You’ve fallen ill or suffered an injury, and now find that doing your job is difficult. Your doctor agrees you need time to recover. Looking through your disability insurance policy you see the words “total disability” to be eligible for benefits. Most people would assume “total disability” means totally unable to care for themselves. So, they believe they’re not eligible for benefits and go back to work further exacerbating their illness or injury.
Catherine Shearer is a personal injury lawyer at McKenzie Lake Lawyers in Guelph. She has seen countless cases of workers being scared off by legal language such as “total disability” in their insurance policy.
Most people assume “total disability” means you can’t shower or bathe or you’re a quadriplegic needing round-the-clock care.
But that’s not the case.
Shearer said, “To be deemed totally disabled simply means you’re unable to do your job. It’s an insurance industry scare tactic. If you’re sick or injured, and your doctor says you can’t go to work, you likely meet the test for total disability.”
Deceptive wording is being used deliberately by some insurance companies to discourage claimants from applying for benefits. Shearer said, “This is one of the ways insurers try to intimidate claimants into walking away from benefits to which they are entitled.”
What does “total disability” mean?
While every policy is different, most disability policies define total disability as the inability of the claimant to perform their own occupation due to illness or injury. It’s an occupation-based definition which has been supported by the courts.
Shearer said, “The insurance industry is counting on people to not read the hundreds of pages, some written in complex legal jargon, to learn exactly what total disability means. The employee needs a simple document, written in clear language that states they can take time off work and get paid their benefits.”
After 24 months, the definition in most policies changes from a claimant who is unable to do their own job, to unable to do any occupation. But…
Any occupation does not mean any old job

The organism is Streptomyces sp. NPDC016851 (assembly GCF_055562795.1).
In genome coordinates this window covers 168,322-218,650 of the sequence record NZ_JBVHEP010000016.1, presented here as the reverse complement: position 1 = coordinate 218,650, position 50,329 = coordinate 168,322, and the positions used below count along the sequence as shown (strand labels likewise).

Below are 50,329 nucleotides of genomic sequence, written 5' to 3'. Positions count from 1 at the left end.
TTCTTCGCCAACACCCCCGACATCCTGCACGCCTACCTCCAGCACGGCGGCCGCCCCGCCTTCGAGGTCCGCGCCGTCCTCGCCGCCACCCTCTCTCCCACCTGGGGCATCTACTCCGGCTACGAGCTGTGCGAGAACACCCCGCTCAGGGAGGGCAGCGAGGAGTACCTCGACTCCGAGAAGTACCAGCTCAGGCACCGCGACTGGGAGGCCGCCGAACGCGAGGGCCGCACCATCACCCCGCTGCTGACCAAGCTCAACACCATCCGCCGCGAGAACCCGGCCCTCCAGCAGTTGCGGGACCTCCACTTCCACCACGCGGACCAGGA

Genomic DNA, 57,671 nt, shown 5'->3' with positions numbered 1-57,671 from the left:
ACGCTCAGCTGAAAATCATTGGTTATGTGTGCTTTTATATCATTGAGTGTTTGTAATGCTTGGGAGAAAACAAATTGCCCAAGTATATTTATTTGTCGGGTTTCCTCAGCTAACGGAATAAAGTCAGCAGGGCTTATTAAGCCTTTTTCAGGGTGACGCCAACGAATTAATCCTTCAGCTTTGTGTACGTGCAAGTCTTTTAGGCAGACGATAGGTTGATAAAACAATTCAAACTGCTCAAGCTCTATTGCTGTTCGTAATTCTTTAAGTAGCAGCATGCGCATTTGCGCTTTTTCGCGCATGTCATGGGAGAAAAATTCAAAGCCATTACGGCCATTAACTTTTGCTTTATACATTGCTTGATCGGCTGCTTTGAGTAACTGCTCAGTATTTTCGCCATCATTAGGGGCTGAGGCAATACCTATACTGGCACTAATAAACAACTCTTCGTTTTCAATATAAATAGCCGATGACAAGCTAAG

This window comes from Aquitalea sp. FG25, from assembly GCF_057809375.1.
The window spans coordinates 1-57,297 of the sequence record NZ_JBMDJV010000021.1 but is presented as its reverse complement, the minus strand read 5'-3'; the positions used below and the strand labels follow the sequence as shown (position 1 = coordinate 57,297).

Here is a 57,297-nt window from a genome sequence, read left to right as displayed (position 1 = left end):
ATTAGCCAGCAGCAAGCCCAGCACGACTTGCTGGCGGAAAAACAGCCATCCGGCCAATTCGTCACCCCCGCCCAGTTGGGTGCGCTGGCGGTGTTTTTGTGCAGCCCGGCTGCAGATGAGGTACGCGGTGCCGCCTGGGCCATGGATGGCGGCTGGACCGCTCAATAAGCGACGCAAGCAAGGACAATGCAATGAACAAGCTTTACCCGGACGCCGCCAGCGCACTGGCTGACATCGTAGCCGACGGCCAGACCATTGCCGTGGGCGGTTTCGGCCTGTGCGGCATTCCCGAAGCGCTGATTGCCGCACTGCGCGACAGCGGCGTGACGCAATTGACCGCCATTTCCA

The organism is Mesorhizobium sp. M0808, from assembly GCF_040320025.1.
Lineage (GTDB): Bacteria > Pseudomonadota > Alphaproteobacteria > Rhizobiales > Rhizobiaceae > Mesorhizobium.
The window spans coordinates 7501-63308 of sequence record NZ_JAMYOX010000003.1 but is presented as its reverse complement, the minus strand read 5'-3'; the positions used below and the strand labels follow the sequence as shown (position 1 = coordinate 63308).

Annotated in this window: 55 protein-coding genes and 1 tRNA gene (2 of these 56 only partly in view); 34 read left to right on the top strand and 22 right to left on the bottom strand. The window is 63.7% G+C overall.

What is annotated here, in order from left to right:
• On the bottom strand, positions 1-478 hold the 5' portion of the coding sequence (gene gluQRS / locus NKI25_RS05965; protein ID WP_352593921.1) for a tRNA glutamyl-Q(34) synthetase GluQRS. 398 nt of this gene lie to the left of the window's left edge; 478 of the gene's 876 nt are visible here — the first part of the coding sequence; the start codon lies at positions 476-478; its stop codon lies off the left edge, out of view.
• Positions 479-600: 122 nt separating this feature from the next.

“Any occupation” does not mean that the claimant is incapable of performing any job at all. It means that the claimant is unable to engage in any gainful occupation that the insured is reasonably suited for based on their education, work experience, remuneration and other individualized factors.
Shearer said, “For example, if someone is working at a high-level executive job, they can’t be required to do entry level work. Or, if someone is a professional athlete it would not be reasonable for them to work at an entry-level position in a bank.”
Claimants should not walk away
Some insurance companies are experts at deceiving claimants and wrongfully delaying, denying, and terminating disability claims.
Catherine Shearer has seen people with a serious injury who walk away after reading the words “total disability.” “They never apply and end up struggling to make ends meet in a job they can’t really perform.”
Others who do make a claim, supported by their doctor are sent a letter telling them they don’t meet the total disability test. Shearer said, “Even though the total disability language is misleading, the claimant will accept that they’re not eligible, when the reality is, most of the time, if your doctor is supporting a leave from work, you meet the test for total disability. The denial should not have happened, and you should be disputing it.”
Appeals can take months and even with additional evidence, the insurance company often comes back with the same decision. Shearer said, “It’s easier for the insurance company to continue denying the claim and hope that the claimant goes away and does not contact a lawyer”.
What if you’ve been forced to leave your job?
If an injured employee has been fired or has left voluntarily, Shearer points out that employees are still entitled to disability benefits after their employment has ended, and they can still apply for benefits during their notice period.
Shearer said, “This applies if their employer knew or ought to have known the employee was suffering from a disability and did not advise them of their ability to apply for benefits. There is one caveat on this; the applicant must still apply to the disability insurer during the specified time period in the policy.”
If you do meet the test under any occupation, benefits are typically available to age 65, if you continue to meet the test for disability. Most policies require the claimant to apply for CPP disability benefits, usually at the 2-year mark. This reduces the amount the insurer must pay, as they get a deduction for government funds.
Consult an experienced personal injury lawyer
If employees are uncertain as to whether their illness or injury meets the test of “total disability”, Catherine Shearer advises them to contact a lawyer. “It’s important to obtain legal advice and representation to ensure they receive the benefits to which they are entitled.” The initial consultation is free.
It doesn’t cost anything to seek out legal advice and get pointed in the right direction. Shearer has seen people drain their bank accounts and cash in investments to make ends meet when they should have been collecting benefits.
Contact Catherine Shearer at (226) 203-1243 or Email: Catherine.Shearer@mckenzielake.com